Mouthwash: When and how to use it

Mouthwash: When and how to use it

Mouthwash seems to be the lesser utilised friend of the oral hygiene routine. But, like flossing, it is a very useful step to integrate into your daily ablutions to ensure that you reach every intricate crevice inside your mouth.

Germs and bacteria hide in the nooks and crannies that cannot be reached using a conventional toothbrush, so taking a few extra, quick interventions is beneficial to ensure the minimum risk of infections, gum disease and cavities.

Some have called mouthwash ‘unnecessary’

Mouthwash is big business, and many products and brands promise everything from protection from 99% of bacteria and germs and even stronger teeth and fresher breath, reports Affinity Dental. But is it a necessity or a scam? Well, that all depends on why exactly you are using mouthwash.

Different mouthwash formulas use different amounts of certain chemicals in order to perform different tasks.

Anti-plaque mouthwash inhibits plaque accumulation, which helps to prevent gingivitis. Active ingredients present in antiseptic mouthwash are, among others, Thymol, Triclosan, Cetylpyridinium Chloride and Chlorhexidine.

Cosmetic mouthwash is created only to mask the smell of bad breath; these formulas are usually more affordable.

Mouthwash that has a bleaching agent, such as hydrogen peroxide also assists in whitening your teeth.

How do I use it?

Mouthwash should be used as part of your morning and night-time routine and can be used as an on-the-go breath freshener and cleaner (for when you can’t do the whole routine).

Certain brands may hold different instructions about how long to swoosh for etc, but in general, pour about a capful of the solution into your mouth and swirl it around for about 30 seconds. Be sure to move it through the gaps in your teeth and under your tongue.

Some mouthwashes contain essential oils like menthol (peppermint), eucalyptus and thymol (thyme) for their antifungal and antibacterial properties.

Some people may find the burning sensation caused by the mouth wash a bit too intense, so you may add a few drops of water to the capful to ease the minty tingle. Once your time is up, spit it out. Do not rinse your mouth after that. The properties in the mouthwash will work in your mouth as you go about your day.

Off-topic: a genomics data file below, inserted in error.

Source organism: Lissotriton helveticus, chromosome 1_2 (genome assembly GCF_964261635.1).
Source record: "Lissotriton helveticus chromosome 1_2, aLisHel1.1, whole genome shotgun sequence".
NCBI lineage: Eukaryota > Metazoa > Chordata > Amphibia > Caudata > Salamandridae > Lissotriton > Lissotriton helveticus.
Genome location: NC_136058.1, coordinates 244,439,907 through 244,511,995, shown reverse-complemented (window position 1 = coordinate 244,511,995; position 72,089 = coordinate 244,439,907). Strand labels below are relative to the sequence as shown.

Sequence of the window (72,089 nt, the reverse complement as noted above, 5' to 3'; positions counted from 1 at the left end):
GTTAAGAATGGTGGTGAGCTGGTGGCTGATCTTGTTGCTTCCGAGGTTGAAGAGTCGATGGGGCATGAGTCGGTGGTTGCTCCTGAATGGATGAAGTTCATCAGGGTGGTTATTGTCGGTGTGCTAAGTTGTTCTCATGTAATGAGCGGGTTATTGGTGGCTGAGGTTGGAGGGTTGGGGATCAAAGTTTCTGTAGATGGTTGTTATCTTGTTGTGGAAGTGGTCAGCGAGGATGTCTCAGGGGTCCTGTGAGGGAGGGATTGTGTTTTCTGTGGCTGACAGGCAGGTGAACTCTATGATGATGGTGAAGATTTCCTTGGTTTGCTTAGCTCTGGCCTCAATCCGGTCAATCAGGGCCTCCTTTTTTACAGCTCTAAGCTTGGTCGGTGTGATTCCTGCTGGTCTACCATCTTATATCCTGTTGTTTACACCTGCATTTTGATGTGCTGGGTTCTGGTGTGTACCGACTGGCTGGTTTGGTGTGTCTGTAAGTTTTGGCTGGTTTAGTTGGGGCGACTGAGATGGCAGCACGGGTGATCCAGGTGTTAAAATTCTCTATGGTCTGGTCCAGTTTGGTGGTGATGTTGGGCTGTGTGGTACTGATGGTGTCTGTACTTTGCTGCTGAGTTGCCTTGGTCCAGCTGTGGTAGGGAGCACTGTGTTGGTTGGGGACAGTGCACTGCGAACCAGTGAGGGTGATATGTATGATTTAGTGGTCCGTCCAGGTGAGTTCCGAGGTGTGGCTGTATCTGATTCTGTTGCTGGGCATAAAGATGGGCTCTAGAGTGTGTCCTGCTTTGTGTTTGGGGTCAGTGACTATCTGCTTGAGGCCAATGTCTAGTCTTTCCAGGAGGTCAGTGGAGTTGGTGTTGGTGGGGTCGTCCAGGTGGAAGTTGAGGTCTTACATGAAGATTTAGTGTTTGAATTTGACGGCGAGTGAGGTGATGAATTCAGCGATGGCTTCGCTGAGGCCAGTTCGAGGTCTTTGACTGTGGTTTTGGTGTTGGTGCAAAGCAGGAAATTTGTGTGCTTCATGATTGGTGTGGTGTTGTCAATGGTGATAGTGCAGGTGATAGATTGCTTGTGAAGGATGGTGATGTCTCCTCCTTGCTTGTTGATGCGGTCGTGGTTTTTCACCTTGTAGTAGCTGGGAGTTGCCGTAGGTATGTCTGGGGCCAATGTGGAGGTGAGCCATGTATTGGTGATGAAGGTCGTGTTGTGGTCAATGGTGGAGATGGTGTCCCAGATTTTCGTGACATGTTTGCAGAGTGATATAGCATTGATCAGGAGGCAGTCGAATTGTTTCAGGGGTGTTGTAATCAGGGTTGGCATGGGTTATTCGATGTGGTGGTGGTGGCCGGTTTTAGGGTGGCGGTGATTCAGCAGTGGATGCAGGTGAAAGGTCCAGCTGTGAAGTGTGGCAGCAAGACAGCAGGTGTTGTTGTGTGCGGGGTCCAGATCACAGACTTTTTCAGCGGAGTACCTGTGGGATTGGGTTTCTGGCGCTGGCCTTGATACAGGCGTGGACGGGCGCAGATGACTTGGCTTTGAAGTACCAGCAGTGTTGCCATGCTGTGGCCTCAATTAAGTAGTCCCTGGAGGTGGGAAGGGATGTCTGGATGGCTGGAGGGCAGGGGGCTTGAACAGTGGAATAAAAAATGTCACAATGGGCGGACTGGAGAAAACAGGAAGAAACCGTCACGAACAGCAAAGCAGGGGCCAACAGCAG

Alternatives

You can also use salt water as an alternative to store-bought mouthwash. Saltwater doesn’t only clean the mouth of any residue but also kills any germs. Salt has natural antibacterial properties. Gargling a saltwater solution has long been known to aid in the treatment of many oral hygiene issues, including bad breath, swollen gums and plaque build-up.

Many people who suffer from swollen, tender gums also complain of loose teeth. After rinsing with a saltwater solution of one cup of warm water to one teaspoon of sea salt, many report tighter gums and a sturdier overall mouthfeel.

According to Health Line, the salt will help prevent the growth of bacteria in your mouth and help decrease the bacteria on your gums, which may be causing the swelling. Rinse with warm salt water at least twice a day until swelling subsides.

If you are using all of the known mouth cleaning interventions and are still experiencing pain, cavities or bad breath, it may be time to see your dentist. (To be fair, you should have a check-up of your teeth and gums at least every six months – just to ensure that everything is fine with your choppers.)

Having constant dental work can get pricey, though, but that is easily managed with a dental insurance plan.

Affinity Dental has three tiers of dental insurance available at different price points. Each of these options covers individual specialist work to various degrees. 

Adults and children need to visit the dentist at least twice a year, and these dental maintenance appointments can start to add up. Dental insurance will cover you for any additional treatments such as crowns, root canals or fillings, whether they are done at the dentist, or at a specialist practice.  

Usually, a dentist will refer you to a specialist, if needed. 

If you need to find an Affinity Dental-approved dentist in your area, click here. 

There are three tiers to choose from, all of which can be found on the official Affinity Dental website.

Benefits are subject to a three-month waiting period from the commencement date unless stated otherwise, and pre-existing conditions are subject to a 12-month waiting period from the commencement date across all three plans.

Affinity Dental plans do not substitute or replace a medical scheme, and the cover is not the same as that of a medical scheme. Subject to Demarcation Regulations, Affinity Dental does not refuse membership on the basis of any means of discrimination.

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